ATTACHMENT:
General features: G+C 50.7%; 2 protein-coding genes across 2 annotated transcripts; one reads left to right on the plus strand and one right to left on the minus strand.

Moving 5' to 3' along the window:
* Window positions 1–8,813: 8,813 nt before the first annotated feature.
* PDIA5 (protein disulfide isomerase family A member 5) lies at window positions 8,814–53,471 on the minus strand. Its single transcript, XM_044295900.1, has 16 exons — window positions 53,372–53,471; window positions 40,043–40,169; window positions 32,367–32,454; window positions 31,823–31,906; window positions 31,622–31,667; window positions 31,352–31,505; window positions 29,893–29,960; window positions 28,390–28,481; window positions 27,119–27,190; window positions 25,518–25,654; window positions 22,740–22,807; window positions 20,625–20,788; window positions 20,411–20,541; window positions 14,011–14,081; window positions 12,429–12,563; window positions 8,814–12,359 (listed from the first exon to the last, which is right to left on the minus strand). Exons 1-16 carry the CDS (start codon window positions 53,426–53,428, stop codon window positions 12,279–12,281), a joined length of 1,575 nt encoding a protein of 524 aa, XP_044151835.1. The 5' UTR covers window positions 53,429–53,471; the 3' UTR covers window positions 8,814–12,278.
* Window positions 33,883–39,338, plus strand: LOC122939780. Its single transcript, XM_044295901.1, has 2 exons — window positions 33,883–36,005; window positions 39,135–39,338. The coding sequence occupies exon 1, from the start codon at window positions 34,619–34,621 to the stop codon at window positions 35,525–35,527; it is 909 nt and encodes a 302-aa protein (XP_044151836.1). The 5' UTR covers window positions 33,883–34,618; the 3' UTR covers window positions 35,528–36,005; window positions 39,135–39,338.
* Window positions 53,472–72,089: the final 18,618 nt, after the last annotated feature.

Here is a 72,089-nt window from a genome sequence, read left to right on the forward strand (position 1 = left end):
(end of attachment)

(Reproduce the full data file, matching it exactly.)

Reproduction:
General features: G+C 50.7%; 2 protein-coding genes across 2 annotated transcripts; one reads left to right on the plus strand and one right to left on the minus strand.

Moving 5' to 3' along the window:
* Window positions 1–8,813: 8,813 nt before the first annotated feature.
* PDIA5 (protein disulfide isomerase family A member 5) lies at window positions 8,814–53,471 on the minus strand. Its single transcript, XM_044295900.1, has 16 exons — window positions 53,372–53,471; window positions 40,043–40,169; window positions 32,367–32,454; window positions 31,823–31,906; window positions 31,622–31,667; window positions 31,352–31,505; window positions 29,893–29,960; window positions 28,390–28,481; window positions 27,119–27,190; window positions 25,518–25,654; window positions 22,740–22,807; window positions 20,625–20,788; window positions 20,411–20,541; window positions 14,011–14,081; window positions 12,429–12,563; window positions 8,814–12,359 (listed from the first exon to the last, which is right to left on the minus strand). Exons 1-16 carry the CDS (start codon window positions 53,426–53,428, stop codon window positions 12,279–12,281), a joined length of 1,575 nt encoding a protein of 524 aa, XP_044151835.1. The 5' UTR covers window positions 53,429–53,471; the 3' UTR covers window positions 8,814–12,278.
* Window positions 33,883–39,338, plus strand: LOC122939780. Its single transcript, XM_044295901.1, has 2 exons — window positions 33,883–36,005; window positions 39,135–39,338. The coding sequence occupies exon 1, from the start codon at window positions 34,619–34,621 to the stop codon at window positions 35,525–35,527; it is 909 nt and encodes a 302-aa protein (XP_044151836.1). The 5' UTR covers window positions 33,883–34,618; the 3' UTR covers window positions 35,528–36,005; window positions 39,135–39,338.
* Window positions 53,472–72,089: the final 18,618 nt, after the last annotated feature.

Here is a 72,089-nt window from a genome sequence, read left to right on the forward strand (position 1 = left end):